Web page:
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The popular use of the term “weapons of mass destruction” (WMD) can be understood to imply a relationship between nuclear, chemical, and biological weapons proliferation insofar as it assumes that the separate weapons technologies can be usefully grouped into a single analytic category. This article explores whether WMD is actually a useful construct. It begins by reviewing the literature on nuclear, chemical, and biological weapons proliferation, including a recent study that sought to estimate the relationship between the pursuit and acquisition of these different weapons. It then explores some policy inferences that academics and policy makers may be tempted to draw from these studies, particularly regarding the Barack Obama administration’s pursuit of deep nuclear reductions. It argues that many of these policy inferences are premature at best and misleading at worst. It concludes with a call for additional research into the causes and consequences of chemical and biological weapons proliferation, and a call for scholars to remain cautious in their desire to draw premature policy implications from their studies in order to be “policy relevant.”


Nuclear Subsidies, Proliferation Risks: Clarifying the Link
Henry David Sokolski

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In March 2015, the South Australian state government established a royal commission to investigate the financial, social, technical, diplomatic, and nonproliferation benefits and risks of expanding its nuclear industry, including activities related to uranium mining; enriching, reprocessing, and fabricating nuclear fuels for both domestic use and export; producing nuclear power; and storing radiological waste, including foreign spent reactor fuel. Given its enormous uranium reserves and current mining activities, some Australians have argued that Australia could benefit financially by expanding the mining sector and by adding value to its uranium exports by enriching the material and fabricating it into reactor fuel assemblies. Others have maintained that Australia can realize significant economic benefits by recycling and storing foreign spent fuel and producing carbon-free nuclear power. In the end, the commission recommended that Australia consider opening up a high-level waste repository to take in foreign spent fuel. It did not recommend any other nuclear activities at this time. The following viewpoint is based on testimony I delivered to the commission on the nuclear weapon proliferation implications of the proposed activities. If Australia wants to avoid the temptation of selling nuclear goods to states that might use these goods to make bombs, it should only consider new nuclear activities that can be entirely financed by the private sector and turn a profit without having to resort to foreign sales. This policy would also enable Australia to set an important, new international nonproliferation standard.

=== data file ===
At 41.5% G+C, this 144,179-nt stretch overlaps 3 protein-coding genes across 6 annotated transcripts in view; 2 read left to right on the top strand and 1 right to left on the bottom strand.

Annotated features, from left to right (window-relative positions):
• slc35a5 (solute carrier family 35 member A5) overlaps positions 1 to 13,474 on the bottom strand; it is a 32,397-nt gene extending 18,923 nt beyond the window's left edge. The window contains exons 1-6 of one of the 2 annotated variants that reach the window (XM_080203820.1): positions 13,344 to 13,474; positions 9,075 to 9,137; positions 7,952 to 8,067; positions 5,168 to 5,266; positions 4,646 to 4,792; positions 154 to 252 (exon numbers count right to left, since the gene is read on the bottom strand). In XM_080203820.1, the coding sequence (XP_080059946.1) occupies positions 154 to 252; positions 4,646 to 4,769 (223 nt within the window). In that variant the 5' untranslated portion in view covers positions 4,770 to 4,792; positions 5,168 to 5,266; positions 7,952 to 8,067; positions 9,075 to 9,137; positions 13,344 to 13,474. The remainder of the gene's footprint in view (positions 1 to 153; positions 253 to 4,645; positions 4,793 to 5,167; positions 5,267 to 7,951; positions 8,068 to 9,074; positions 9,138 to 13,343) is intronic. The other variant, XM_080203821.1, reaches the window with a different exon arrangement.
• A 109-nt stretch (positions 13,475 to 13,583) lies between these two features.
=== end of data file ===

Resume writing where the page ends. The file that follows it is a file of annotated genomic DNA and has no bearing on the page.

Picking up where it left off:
Nuclear Disarmament and Stability in the Logic of Habit
Jarrod Hayes

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In 2008, the announcement of the Global Zero campaign—an international effort to eliminate nuclear weapons—coincided with the election of Barack Obama. The new president, avowedly pro-disarmament, made getting to zero nuclear weapons a centerpiece of his foreign policy. This article takes on the question of what impact global disarmament might have on international strategic stability. In a break with much of the literature and analysis on nuclear policy, it explicitly focuses on how publics understand the significance of nuclear weapons. In so doing, the article draws on recent international relations scholarship on the role of habit to argue that eliminating nuclear weapons can generate instability by creating widespread perceptions of insecurity and anxiety. If disarmament campaigners wish to achieve their goal without generating instability, they will need to work over the long-term to break habituated beliefs about nuclear weapons.


Reading the Riot Act: Toward a More Comprehensive Ban on Chemical Weapons
Paul Walker

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The recent use of chemicals in warfare in Syria and Iraq illustrates that, despite the important work of the 1997 Chemical Weapons Convention (CWC), the world has not yet been totally successful in stopping the use of indiscriminate toxic agents in conflicts, either by states or non-state actors. Michael Crowley’s excellent and timely new book, Chemical Control, analyzes the use of “riot control agents” (RCAs) and “incapacitating chemical agents” (ICAs), including launch and dispersal systems, by police, paramilitary, and military forces over the last decades and raises the challenging question about where the red line might be drawn between banned and permitted uses of chemicals. He discusses this problem not only in the context of the CWC, which allows use of RCAs for civilian riot control, but also in the context of international law, human rights, and criminal justice, including the Biological and Toxin Weapons Convention and other disarmament and abolition regimes. He proposes a “holistic, three-stage approach” to addressing this issue “for effective regulation or prohibition of the weapon or weapon-related technology of concern.” As we approach the global abolition of a whole class of weapons of mass destruction in the next decade or even sooner, Chemical Control is helpful in better understanding and solving the dilemma of what’s actually banned or permitted under international law, and precluding states undermining the chemical weapons ban.

Statements of fact and opinion expressed in The Nonproliferation Review are the responsibility of the authors alone and do not imply the endorsement of the editors, the James Martin Center for Nonproliferation Studies, or the Monterey Institute of International Studies.